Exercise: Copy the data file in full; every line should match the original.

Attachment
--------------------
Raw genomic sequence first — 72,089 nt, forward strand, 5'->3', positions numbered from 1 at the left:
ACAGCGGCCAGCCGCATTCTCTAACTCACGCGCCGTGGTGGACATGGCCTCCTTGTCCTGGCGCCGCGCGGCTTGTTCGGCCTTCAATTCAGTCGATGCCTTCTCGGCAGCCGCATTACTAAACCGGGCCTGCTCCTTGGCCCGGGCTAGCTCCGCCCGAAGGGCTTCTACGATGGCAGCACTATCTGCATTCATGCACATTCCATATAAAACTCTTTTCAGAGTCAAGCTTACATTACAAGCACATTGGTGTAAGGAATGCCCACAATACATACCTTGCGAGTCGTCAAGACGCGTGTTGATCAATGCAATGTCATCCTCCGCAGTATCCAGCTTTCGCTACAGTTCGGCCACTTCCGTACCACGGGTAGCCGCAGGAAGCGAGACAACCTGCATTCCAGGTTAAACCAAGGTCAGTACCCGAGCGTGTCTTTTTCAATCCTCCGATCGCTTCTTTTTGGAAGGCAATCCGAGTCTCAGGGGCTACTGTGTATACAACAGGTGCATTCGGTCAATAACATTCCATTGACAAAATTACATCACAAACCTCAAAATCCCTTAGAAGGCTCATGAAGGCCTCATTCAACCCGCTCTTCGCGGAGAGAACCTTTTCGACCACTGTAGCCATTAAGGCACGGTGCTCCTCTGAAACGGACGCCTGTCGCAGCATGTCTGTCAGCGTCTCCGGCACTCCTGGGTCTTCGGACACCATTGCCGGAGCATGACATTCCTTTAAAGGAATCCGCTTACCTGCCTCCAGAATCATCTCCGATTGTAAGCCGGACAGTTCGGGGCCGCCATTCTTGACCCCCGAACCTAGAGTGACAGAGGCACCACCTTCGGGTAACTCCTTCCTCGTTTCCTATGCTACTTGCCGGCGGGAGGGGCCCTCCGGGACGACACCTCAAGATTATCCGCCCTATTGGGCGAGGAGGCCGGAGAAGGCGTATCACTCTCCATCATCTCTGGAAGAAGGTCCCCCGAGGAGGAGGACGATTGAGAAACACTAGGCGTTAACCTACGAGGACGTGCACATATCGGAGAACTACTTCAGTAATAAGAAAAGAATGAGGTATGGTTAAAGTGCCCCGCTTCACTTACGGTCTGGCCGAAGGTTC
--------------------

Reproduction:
Raw genomic sequence first — 72,089 nt, forward strand, 5'->3', positions numbered from 1 at the left:
ACAGCGGCCAGCCGCATTCTCTAACTCACGCGCCGTGGTGGACATGGCCTCCTTGTCCTGGCGCCGCGCGGCTTGTTCGGCCTTCAATTCAGTCGATGCCTTCTCGGCAGCCGCATTACTAAACCGGGCCTGCTCCTTGGCCCGGGCTAGCTCCGCCCGAAGGGCTTCTACGATGGCAGCACTATCTGCATTCATGCACATTCCATATAAAACTCTTTTCAGAGTCAAGCTTACATTACAAGCACATTGGTGTAAGGAATGCCCACAATACATACCTTGCGAGTCGTCAAGACGCGTGTTGATCAATGCAATGTCATCCTCCGCAGTATCCAGCTTTCGCTACAGTTCGGCCACTTCCGTACCACGGGTAGCCGCAGGAAGCGAGACAACCTGCATTCCAGGTTAAACCAAGGTCAGTACCCGAGCGTGTCTTTTTCAATCCTCCGATCGCTTCTTTTTGGAAGGCAATCCGAGTCTCAGGGGCTACTGTGTATACAACAGGTGCATTCGGTCAATAACATTCCATTGACAAAATTACATCACAAACCTCAAAATCCCTTAGAAGGCTCATGAAGGCCTCATTCAACCCGCTCTTCGCGGAGAGAACCTTTTCGACCACTGTAGCCATTAAGGCACGGTGCTCCTCTGAAACGGACGCCTGTCGCAGCATGTCTGTCAGCGTCTCCGGCACTCCTGGGTCTTCGGACACCATTGCCGGAGCATGACATTCCTTTAAAGGAATCCGCTTACCTGCCTCCAGAATCATCTCCGATTGTAAGCCGGACAGTTCGGGGCCGCCATTCTTGACCCCCGAACCTAGAGTGACAGAGGCACCACCTTCGGGTAACTCCTTCCTCGTTTCCTATGCTACTTGCCGGCGGGAGGGGCCCTCCGGGACGACACCTCAAGATTATCCGCCCTATTGGGCGAGGAGGCCGGAGAAGGCGTATCACTCTCCATCATCTCTGGAAGAAGGTCCCCCGAGGAGGAGGACGATTGAGAAACACTAGGCGTTAACCTACGAGGACGTGCACATATCGGAGAACTACTTCAGTAATAAGAAAAGAATGAGGTATGGTTAAAGTGCCCCGCTTCACTTACGGTCTGGCCGAAGGTTC